Bhavesh Sangani with his drones. Photo: Hemant Mishra/Mint
Bhavesh Sangani with his drones. Photo: Hemant Mishra/Mint

Drones is cutting-edge tech

What remained with Sangani, however, was the desire to fly something with a remote control. The same year, he started a club in college that made DIY remote-controlled flights or drones. “By the time I graduated in 2011, we had built 36 remote-controlled electrical planes, all self-taught through the internet,” says the 28-year-old. The hobby helped Sangani land a job as an engineer with Quest Global, an engineering services company based in Bengaluru, straight out of college.

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Setting up a start-up, straight out of college

In 2012, when Sachin Gupta graduated from the Indian Institute of Technology (IIT), Roorkee with a job offer from Google India, he faced a conundrum. He and his college mate, Vivek Prakash, had been building a software system, HackerEarth, for engineer recruitment. They had an offer from GSF Accelerator, a Bengaluru seed-funder for technology start-ups.

It came with a caveat: GSF wanted the two in Bengaluru, working full-time on the start-up, if they were to get the initial money. “That was our first challenge,” recalls Gupta. “If we wanted to do this start-up, and we so did, Vivek had to miss a semester in his degree while I had to leave my job.” Prakash wanted to get his degree.

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How to make it as a trailing spouse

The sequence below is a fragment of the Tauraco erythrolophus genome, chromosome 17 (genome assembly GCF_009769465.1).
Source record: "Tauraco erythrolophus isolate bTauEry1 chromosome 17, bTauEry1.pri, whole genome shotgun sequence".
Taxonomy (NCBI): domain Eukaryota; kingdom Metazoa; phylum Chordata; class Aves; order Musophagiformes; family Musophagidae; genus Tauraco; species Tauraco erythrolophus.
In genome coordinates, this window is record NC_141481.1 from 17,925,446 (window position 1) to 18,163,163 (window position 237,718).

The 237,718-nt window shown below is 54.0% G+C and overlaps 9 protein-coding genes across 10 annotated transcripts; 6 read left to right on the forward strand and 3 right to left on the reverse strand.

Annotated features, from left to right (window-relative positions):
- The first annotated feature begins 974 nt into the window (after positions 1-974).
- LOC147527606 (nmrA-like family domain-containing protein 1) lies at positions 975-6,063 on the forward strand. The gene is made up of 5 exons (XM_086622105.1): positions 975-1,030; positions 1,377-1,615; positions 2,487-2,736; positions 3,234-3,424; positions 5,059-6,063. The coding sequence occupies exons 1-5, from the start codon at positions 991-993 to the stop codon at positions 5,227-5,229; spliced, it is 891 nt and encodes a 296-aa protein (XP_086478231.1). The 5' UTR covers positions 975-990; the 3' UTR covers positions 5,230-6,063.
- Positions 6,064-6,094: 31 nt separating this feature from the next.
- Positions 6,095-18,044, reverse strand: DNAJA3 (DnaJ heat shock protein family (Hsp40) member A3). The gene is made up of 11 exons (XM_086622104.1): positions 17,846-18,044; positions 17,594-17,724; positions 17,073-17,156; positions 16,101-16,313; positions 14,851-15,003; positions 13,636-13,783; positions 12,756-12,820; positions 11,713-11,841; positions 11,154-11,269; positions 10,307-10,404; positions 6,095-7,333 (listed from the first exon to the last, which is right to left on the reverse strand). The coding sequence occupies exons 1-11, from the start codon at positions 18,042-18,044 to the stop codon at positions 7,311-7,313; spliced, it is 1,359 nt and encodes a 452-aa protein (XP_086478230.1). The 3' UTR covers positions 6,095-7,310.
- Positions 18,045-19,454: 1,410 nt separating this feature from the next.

Being a trailing spouse can be stressful as you quit your job to follow your partner’s career. However, with perseverance it can work. 

When Saba Menezes, 32, decided to marry her childhood sweetheart Richard, a petroleum engineer with Shell, they knew one of them would have to give up their career.

Menezes, a Delhi-based litigation lawyer, had been unhappy with her job, and decided she would take a break. After marriage in 2013, the couple moved to Rio de Janeiro; by 2015, just as she was becoming proficient in Portuguese, Richard took up a job in Brunei. “Even though I knew this was going to happen, it took me time to accept that law as a career option for me was over as we are going to keep moving,” she says.

Shruti Khattar with her husband Saket Kumar in Switzerland.
Shruti Khattar with her husband Saket Kumar in Switzerland.

According to a September 2017 study released by InterNations, an international community of expatriates, only 45% of the spouses who move with their partners to a new country end up finding work. More than 80% of the spouses are women. Work permits, education degrees, language, or the career itself are some of the challenges these trailing or travelling spouses, as they are known in business parlance, come up against.

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How online learning is the way forward

Online learning is the new way millennials are educating themselves. When Lucky Gautam decided to take the Graduate Aptitude Test in Engineering (GATE) during his final year as a BTech student at Amity University in Noida, Uttar Pradesh, he was worried about the stiff competition he would face from students of India’s premier engineering institutions.

On a friend’s suggestion, he signed up with the National Programme on Technology Enhanced Learning (NPTEL), an online platform that offers free courses (but charges a minimal fee for an exam for certification), to brush up on topics like analogue circuits and the principles of signals and systems.

Online learning has become the norm

A government-funded initiative by seven Indian Institutes of Technology (IITs) and the Indian Institute of Science (IISc), NPTEL helped Gautam earn an all-India rank of 58 in GATE and a job offer from Indian Oil Corporation. “Sometimes books and a library just aren’t enough. With this platform, I could learn from the country’s top faculty at my own pace,” says the 25-year-old.